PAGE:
Review typical THI Outcome results - Tinnitus Management Clinic | www.tinnitusmanagement.com

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          Reduce your tinnitus distress!

The objective of tinnitus management is to change tinnitus from being a problem to being something you hardly notice and doesn't bother you
The changes that people experience through working with me meet that objective. I measure change by using the THI (Tinnitus Handicap Inventory) and since mid 2012, the new Tinnitus Functional Index. Additionally, I use measures (Beck Inventories) for anxiety and low mood / depression

Here are some typical THI Outcomes for patients who have completed a course of Tinnitus Management with me during the last few months:

Patient

Initial THI Score

Final THI Score

Difference/Outcome

A

74

34

-40

B

40

14

-26

C

52

14

-38

D

64

2

-62

E

64

24

-40

F

60

4

-56

G

58

18

-40

H

78

10

-68

I

92

12

-80

All of these patients had normal hearing levels and attended between 6 - 12 sessions. They are typical of changes achieved by all patients who complete a course of Tinnitus Management with me

Using the THI score categories below, of the 9 examples, we can see how many categories these patients have improved by:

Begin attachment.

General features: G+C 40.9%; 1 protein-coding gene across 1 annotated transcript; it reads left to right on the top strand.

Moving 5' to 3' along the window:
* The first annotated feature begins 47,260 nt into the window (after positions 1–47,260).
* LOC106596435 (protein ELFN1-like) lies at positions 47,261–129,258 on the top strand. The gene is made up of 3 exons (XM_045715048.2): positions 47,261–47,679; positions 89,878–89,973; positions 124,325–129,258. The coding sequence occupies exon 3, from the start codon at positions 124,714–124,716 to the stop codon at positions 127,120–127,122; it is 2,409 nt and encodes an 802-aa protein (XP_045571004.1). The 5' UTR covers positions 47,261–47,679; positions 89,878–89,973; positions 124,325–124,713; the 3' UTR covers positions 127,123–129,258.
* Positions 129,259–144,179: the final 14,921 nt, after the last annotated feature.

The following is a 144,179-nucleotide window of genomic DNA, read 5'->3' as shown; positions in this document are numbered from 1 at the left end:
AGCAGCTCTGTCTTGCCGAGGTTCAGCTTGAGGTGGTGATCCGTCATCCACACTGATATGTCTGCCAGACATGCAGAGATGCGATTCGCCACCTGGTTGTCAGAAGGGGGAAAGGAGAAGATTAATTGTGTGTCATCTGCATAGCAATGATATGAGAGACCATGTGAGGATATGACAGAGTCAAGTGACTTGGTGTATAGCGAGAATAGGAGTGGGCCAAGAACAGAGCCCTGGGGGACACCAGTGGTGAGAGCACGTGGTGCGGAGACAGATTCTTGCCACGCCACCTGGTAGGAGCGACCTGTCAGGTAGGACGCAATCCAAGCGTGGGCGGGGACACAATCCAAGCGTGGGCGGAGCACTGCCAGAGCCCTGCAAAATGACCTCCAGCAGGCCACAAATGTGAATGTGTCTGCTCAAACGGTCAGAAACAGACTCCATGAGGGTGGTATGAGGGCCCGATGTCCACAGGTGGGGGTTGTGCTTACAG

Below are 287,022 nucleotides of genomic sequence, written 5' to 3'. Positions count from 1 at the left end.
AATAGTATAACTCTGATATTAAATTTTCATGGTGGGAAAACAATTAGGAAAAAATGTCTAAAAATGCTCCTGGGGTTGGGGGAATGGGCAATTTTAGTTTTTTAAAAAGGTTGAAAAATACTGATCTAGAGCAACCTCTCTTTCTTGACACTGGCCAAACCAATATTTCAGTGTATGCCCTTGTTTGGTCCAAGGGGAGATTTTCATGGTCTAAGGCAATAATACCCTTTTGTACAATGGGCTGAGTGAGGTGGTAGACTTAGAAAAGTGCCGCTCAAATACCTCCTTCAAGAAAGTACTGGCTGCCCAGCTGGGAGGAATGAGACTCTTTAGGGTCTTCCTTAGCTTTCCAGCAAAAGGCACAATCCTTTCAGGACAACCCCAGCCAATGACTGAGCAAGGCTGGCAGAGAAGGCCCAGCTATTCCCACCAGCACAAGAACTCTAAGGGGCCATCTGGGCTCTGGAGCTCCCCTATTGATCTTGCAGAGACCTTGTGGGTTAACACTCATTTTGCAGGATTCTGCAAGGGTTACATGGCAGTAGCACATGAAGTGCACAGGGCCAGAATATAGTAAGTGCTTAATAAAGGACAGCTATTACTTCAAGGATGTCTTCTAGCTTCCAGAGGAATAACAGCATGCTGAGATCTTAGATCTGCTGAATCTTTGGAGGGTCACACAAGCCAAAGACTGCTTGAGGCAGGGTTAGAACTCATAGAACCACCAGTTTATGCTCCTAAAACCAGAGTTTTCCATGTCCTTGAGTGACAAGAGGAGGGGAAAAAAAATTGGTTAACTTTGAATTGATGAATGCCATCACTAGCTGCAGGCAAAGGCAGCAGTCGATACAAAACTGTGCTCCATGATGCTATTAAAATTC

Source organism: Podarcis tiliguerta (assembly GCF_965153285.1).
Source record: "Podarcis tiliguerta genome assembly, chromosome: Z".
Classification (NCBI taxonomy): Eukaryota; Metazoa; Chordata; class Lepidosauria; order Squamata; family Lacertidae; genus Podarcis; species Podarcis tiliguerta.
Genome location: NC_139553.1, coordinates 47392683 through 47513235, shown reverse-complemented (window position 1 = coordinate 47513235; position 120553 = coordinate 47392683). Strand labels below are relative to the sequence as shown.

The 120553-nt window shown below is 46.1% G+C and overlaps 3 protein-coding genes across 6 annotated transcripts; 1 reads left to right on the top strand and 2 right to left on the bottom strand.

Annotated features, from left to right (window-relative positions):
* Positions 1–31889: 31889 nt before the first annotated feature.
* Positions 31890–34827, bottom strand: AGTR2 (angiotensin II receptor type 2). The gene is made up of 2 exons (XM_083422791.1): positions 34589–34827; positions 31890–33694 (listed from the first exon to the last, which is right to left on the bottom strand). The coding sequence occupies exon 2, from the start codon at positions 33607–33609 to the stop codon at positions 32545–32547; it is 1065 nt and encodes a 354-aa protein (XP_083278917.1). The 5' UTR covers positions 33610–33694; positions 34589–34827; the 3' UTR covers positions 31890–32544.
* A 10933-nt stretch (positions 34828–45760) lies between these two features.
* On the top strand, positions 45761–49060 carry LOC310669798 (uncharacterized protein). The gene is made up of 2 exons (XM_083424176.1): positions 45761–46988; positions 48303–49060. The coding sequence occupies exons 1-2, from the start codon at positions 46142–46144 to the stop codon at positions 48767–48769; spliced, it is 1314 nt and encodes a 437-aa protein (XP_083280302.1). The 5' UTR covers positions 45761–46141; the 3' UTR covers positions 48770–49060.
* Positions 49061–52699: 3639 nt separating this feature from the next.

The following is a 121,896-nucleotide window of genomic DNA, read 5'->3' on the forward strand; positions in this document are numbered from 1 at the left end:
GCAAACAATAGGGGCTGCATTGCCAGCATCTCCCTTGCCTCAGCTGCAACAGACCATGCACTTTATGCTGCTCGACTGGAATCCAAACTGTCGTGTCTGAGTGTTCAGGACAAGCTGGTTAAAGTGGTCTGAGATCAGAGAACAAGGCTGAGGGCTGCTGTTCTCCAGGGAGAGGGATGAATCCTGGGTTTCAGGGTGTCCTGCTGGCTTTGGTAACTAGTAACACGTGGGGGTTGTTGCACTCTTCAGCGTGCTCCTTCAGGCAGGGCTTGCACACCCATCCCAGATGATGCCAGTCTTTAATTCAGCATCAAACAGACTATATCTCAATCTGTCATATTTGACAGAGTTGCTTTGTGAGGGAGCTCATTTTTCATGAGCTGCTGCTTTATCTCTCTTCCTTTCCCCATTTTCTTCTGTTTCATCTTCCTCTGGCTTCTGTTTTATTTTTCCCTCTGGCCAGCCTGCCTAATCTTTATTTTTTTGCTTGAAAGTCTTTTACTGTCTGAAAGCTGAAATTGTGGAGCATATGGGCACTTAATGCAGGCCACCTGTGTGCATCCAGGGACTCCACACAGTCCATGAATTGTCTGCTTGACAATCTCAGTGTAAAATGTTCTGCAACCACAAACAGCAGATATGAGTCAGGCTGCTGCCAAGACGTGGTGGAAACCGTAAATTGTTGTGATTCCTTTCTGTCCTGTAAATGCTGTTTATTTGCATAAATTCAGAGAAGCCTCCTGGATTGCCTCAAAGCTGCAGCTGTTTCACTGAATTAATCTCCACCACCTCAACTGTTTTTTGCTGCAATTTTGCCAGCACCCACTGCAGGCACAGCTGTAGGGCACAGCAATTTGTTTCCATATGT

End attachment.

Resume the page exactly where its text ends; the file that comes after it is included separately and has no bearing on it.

H & I (2) : "catastrophic" > "no distress" (max. possible 4 categories)
A (1) : "catastrophic" > "mild distress" category (3 categories)
D & F (2) : "severe" > "no distress" category (3 categories)
E & G (2) : "severe" > "mild distress" category (2 categories)
B & C (2) : "moderate" > "no distress" category (2 categories)

Effective Tinnitus Management aims to reduce tinnitus distress by 2 THI categories or more. Where an intial score is 18 - 36 / mild tinnitus distress, it is only possible to reduce by one category

THI scores:
0 - 16 = no tinnitus distress
18 - 36 = mild tinnitus distress
38 - 56 = moderate
58 - 76 = severe
78 - 100 = catastrophic

Assessment, tinnitus management and end-assessment is available throughout the UK and worldwide via Skype video-conferencing

Where a patient has tinnitus and an aidable hearing loss, a hearing aid is most often the first recommended part of treatment (NHS Audiology Department, or privately with Kate Townsend Poole, Audiologist & Independent Hearing Aid Dispenser)


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